The Stock Market and Investment: Is the Market a Sideshow?

Posted: 14 Feb 2014

See all articles by Randall Morck

Randall Morck

University of Alberta - Department of Finance and Statistical Analysis; National Bureau of Economic Research (NBER); European Corporate Governence Institute; Asian Bureau of Finance and Economic Research

Andrei Shleifer

Harvard University - Department of Economics; National Bureau of Economic Research (NBER); European Corporate Governance Institute (ECGI)

Robert W. Vishny

University of Chicago - Booth School of Business; National Bureau of Economic Research (NBER)

Date Written: June 7, 1989

Abstract

Recent events and research findings increasingly suggest that the stock market is not driven solely by news about fundamentals. There seem to be good theoretical as well as empirical reasons to believe that investor sentiment, also referred to as fads and fashions, affects stock prices. By investor sentiment we mean beliefs held by some investors that cannot be rationally justified. Such investors are sometimes referred to as noise traders. To affect prices, these less-than-rational beliefs have to be correlated across noise traders, otherwise trades based on mistaken judgments would cancel out. When investor sentiment affects the demand of enough investors, security prices diverge from fundamental values.

The debates over market efficiency, exciting as they are, would not be important if the stock market did not affect real economic activity. If the stock market were a sideshow, market inefficiencies would merely redistribute wealth between smart investors and noise traders. But if the stock market influences real economic activity, then the investor sentiment that affects stock prices could also indirectly affect real activity.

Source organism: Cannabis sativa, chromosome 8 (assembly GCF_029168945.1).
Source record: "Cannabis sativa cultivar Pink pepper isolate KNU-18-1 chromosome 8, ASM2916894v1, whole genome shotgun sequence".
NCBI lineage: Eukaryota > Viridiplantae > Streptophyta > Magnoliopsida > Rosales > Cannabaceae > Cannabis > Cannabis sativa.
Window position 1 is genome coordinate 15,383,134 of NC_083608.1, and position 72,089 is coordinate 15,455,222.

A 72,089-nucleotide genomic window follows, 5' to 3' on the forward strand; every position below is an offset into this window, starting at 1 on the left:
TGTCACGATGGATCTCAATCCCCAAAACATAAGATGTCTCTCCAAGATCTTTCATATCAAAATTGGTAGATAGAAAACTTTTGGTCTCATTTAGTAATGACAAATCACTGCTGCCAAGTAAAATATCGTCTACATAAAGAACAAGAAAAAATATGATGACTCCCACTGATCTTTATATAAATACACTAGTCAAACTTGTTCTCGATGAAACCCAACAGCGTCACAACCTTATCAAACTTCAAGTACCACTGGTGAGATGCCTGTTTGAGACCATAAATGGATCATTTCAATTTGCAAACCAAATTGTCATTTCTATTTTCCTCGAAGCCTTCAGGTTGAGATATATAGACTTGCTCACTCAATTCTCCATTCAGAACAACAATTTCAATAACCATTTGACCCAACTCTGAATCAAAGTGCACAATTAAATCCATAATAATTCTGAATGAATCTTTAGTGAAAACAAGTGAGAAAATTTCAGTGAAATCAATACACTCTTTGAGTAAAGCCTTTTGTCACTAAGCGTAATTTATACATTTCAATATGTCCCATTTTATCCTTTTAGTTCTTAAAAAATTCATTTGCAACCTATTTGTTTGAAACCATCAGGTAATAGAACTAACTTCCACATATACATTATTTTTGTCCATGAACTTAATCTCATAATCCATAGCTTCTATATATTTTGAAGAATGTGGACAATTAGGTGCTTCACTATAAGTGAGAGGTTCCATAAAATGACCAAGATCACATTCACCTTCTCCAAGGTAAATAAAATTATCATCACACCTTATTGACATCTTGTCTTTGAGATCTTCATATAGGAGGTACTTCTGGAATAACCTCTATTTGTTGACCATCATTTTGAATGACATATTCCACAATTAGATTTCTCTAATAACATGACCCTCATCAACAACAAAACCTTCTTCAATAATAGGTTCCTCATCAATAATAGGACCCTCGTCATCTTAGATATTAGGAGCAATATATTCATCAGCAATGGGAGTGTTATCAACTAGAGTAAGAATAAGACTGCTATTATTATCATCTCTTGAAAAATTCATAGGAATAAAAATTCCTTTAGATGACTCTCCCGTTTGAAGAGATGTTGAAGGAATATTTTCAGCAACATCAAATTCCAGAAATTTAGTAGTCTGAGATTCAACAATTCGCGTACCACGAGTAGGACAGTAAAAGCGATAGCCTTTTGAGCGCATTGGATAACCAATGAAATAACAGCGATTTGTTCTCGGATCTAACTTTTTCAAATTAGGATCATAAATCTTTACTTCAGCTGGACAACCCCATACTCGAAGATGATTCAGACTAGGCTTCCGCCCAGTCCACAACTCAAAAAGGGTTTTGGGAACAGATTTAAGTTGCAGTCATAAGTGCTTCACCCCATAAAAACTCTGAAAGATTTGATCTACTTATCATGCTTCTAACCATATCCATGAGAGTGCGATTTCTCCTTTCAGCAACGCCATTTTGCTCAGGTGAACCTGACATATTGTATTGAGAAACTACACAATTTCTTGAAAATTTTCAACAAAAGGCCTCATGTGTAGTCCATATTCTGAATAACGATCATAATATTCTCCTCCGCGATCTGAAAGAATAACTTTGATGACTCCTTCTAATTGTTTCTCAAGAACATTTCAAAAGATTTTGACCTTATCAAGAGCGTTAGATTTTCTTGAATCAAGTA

Suggested Citation

Morck, Randall K. and Shleifer, Andrei and Vishny, Robert W., The Stock Market and Investment: Is the Market a Sideshow? (June 7, 1989). Brookings Papers on Economic Activity, Vol. 21, No. 2, 1990; University of Alberta School of Business Research Paper No. 2013-634. Available at SSRN: https://ssrn.com/abstract=2276193

Randall K. Morck (Contact Author)

University of Alberta - Department of Finance and Statistical Analysis ( email )

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National Bureau of Economic Research (NBER)

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Andrei Shleifer

Harvard University - Department of Economics ( email )

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HOME PAGE: http://www.economics.harvard.edu/~ashleife/

National Bureau of Economic Research (NBER)

1050 Massachusetts Avenue
Cambridge, MA 02138
United States

European Corporate Governance Institute (ECGI)

c/o ECARES ULB CP 114
B-1050 Brussels
Belgium

HOME PAGE: http://www.ecgi.org

Robert W. Vishny

University of Chicago - Booth School of Business ( email )

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Chicago, IL 60637
United States
312-702-2522 (Phone)
312-702-0118 (Fax)

National Bureau of Economic Research (NBER)

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United States

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